CAM Type: biologically based

Common Names: 5-HTP

Introduction to 5-HTP:

5-Hydroxytryptophan is a precursor to the neurotransmitter serotonin and an intermediate in tryptophan metabolism. It is marketed in the US and other countries as a dietary supplement for use as an appetite suppressant, antidepressant and a sleep aid.

5-HTP has been shown useful in some conditions characterized, in part, by serotonin deficits, especially depression. It has also been shown to be useful in some people with insomnia, obesity, chronic tension headache and fibromyalgia.

Intestinal absorption of 5-HTP does not require a transport molecule, and is not affected by the presence of other amino acids; therefore it can be taken with food without reducing its effectiveness. Unlike L-tryptophan, 5-HTP cannot be shunted into niacin or protein production.

CAM therapy practitioners often recommend 5-HTP instead of standard SSRIs or MAOIs, as 5-HTP is believed to accomplish the same goal without resorting to disturbing the brain’s natural metabolic procedures, as many drugs do.

Preparation Methods:

5-HTP is found in infinitesimal amounts in numerous foods like turkey and dairy products, and is often sold as an over-the-counter (OTC) supplement. In this case it is usually derived from the seeds of the Griffonia simplicifolia plant. Production of 5-HTP soared when L-tryptophan, a similar serotonin-altering supplement, was banned in the United States after a tainted batch caused severe adverse effects in users.

Pharmacology:

5-HTP’s psychoactive action is believed to derive from its effect on serotonin synthesis. It is believed that an artificially high level of 5-HTP causes the brain’s serotonin-producing neurons to increase production. Increased serotonin production leads to increased release.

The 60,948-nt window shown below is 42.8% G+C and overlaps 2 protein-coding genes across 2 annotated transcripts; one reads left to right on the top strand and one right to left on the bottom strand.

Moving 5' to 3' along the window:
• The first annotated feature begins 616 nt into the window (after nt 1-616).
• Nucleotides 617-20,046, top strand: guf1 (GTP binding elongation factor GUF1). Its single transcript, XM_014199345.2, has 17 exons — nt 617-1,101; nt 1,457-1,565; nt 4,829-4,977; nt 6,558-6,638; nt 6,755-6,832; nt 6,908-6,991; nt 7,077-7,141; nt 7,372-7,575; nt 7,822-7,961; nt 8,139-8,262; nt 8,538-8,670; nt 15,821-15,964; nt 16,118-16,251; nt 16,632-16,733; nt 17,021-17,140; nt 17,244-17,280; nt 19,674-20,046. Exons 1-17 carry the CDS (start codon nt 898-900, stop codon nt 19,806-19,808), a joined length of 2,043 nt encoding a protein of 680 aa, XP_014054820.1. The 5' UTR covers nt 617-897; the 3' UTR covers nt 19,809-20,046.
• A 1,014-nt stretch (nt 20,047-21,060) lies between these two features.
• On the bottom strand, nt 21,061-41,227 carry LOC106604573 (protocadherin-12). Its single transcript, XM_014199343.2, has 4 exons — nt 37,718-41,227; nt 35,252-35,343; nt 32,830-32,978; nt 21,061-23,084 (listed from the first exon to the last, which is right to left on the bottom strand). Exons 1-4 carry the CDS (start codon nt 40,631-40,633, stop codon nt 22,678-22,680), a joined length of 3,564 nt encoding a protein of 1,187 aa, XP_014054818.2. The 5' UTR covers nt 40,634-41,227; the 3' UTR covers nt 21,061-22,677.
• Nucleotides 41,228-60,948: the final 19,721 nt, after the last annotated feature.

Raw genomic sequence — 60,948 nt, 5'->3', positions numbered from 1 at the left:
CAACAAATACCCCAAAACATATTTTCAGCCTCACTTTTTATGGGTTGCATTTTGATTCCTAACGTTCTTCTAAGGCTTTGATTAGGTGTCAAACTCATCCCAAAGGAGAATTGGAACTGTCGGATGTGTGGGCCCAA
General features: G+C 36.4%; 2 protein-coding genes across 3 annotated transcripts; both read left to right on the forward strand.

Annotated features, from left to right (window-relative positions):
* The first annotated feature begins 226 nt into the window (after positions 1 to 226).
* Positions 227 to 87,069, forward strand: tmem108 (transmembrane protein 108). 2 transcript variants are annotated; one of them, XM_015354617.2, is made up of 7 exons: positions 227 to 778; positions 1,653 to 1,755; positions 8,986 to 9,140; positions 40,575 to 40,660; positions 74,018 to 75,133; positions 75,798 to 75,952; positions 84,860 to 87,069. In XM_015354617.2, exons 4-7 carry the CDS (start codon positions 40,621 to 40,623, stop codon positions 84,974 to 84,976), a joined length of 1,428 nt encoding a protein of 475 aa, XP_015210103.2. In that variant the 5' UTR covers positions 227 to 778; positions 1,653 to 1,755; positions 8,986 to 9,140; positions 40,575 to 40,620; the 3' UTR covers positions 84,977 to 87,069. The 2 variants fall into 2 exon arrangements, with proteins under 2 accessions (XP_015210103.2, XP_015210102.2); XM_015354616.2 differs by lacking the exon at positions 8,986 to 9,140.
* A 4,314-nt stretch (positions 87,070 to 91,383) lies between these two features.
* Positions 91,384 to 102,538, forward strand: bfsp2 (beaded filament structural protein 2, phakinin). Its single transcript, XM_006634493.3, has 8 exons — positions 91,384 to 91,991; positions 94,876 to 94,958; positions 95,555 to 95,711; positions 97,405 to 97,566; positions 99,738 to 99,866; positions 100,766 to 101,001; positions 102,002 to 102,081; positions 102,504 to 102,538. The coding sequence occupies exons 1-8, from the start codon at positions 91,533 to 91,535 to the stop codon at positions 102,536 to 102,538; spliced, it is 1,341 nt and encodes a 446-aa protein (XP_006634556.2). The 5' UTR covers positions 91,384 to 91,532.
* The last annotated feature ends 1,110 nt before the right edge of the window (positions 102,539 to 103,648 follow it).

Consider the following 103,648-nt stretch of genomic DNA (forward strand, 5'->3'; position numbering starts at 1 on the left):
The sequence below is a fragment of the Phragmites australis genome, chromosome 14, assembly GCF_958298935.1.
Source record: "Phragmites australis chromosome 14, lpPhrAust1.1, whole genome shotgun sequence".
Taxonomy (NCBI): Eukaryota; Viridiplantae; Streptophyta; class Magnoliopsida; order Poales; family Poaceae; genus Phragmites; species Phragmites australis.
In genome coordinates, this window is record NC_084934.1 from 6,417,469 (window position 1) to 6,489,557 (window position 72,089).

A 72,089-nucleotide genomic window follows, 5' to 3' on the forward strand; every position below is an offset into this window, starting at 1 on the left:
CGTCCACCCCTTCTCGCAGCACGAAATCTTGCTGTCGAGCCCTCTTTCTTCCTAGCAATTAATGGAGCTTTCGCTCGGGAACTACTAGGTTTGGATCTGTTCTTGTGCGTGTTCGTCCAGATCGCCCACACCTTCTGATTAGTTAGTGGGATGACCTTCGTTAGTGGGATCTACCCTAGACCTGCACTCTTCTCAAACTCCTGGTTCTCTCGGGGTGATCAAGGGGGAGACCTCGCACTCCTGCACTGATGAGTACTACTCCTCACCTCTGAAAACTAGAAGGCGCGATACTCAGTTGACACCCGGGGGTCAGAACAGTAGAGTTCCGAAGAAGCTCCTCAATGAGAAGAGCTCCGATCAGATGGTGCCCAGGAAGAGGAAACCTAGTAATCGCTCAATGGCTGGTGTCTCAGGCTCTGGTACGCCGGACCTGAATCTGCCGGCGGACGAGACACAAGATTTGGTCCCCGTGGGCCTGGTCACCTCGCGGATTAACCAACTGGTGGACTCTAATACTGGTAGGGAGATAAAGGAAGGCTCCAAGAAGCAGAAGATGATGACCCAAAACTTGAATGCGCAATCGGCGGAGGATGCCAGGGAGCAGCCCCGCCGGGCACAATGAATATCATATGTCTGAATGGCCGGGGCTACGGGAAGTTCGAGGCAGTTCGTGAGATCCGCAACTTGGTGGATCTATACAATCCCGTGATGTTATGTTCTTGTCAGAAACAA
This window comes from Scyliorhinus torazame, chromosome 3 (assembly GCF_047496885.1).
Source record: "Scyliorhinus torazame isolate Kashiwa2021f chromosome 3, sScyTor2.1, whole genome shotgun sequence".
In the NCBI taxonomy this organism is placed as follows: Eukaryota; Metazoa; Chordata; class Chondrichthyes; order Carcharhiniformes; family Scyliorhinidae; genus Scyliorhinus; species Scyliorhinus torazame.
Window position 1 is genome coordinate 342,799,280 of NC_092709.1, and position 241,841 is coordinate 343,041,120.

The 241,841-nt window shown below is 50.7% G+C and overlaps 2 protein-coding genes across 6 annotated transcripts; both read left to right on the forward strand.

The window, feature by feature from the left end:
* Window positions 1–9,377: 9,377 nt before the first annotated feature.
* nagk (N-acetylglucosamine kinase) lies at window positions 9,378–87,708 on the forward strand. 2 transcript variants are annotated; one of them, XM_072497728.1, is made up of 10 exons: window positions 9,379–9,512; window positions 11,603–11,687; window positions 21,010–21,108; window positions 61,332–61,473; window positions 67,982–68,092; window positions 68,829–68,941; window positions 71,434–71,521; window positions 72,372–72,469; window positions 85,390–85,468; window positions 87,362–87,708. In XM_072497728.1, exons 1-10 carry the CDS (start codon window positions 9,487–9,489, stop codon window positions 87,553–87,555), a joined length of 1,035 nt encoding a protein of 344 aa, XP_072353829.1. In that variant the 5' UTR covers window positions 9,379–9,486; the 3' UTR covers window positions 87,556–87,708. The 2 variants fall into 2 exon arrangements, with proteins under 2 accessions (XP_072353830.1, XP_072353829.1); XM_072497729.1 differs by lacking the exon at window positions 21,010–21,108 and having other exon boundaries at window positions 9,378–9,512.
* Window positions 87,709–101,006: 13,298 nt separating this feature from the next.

Some clinicians suggest that 5-HTP be administered with a peripheral decarboxylase inhibitor (such as carbidopa) to prevent elevated serotonin levels in the bloodstream (and the subsequent side effects).

Mechanisms of Action:

The mechanism of the possible antidepressant effects of 5-HTP is accounted for by its conversion to the neurotransmitter serotonin which plays a key role in the affective state. Antidepressants may work by either binding to one or more of the 5-HT receptors or by inhibiting serotonin reuptake. Some evidence suggests that 5-HTP has some analgesic activity with fibromyalgia, and in one study, it was found to have some benefits in those with chronic tension headache. This may be accounted for, in part, by its conversion to serotonin.

Safety, Side Effects and Warnings:

5-HTP should not be used by those hypersensitive to any component of a 5-HTP-containing product. It is also contraindicated in people with carcinoid tumors, and during or within 2 weeks after discontinuation of an MAOI.

Large doses of 5-HTP can trigger excess of serotonin formation in tissues other than the target organ and cause significant adverse effects. It should not be used concurrently with any antidepressant, including SSRIS, tricyclics, or MAOIs. Concurrent 5-HTP use with an antidepressant may increase the risk of adverse reactions. 5-HTP should not be used by those with ischemic heart disease, coronary artery spasm, uncontrolled hypertension and any other significant cardiovascular disease.

Some people taking 5-HTP have reported experiencing eosinophilia and eosinophilia-myalgia syndrome (EMS). EMS is similar to that caused by L-tryptophan and was linked to contaminants in 5-HTP’s preparation, rather than 5-HTP itself. Changing the 5-HTP resolved the EMS in one group of patients. In some people taking 5-HTP in conjunction with carbidopa, a scleroderma-like skin condition has been reported.

 Other side effects reported include appetite loss, vomiting, difficulty breathing, diarrhea, and nausea. Neurological side effects, including dilation of the pupils, loss of muscle coordination, blurring of vision and abnormally sensitive reflexes, have been reported in those taking large doses. Cardiac dysrhythmias have also been reported by some.

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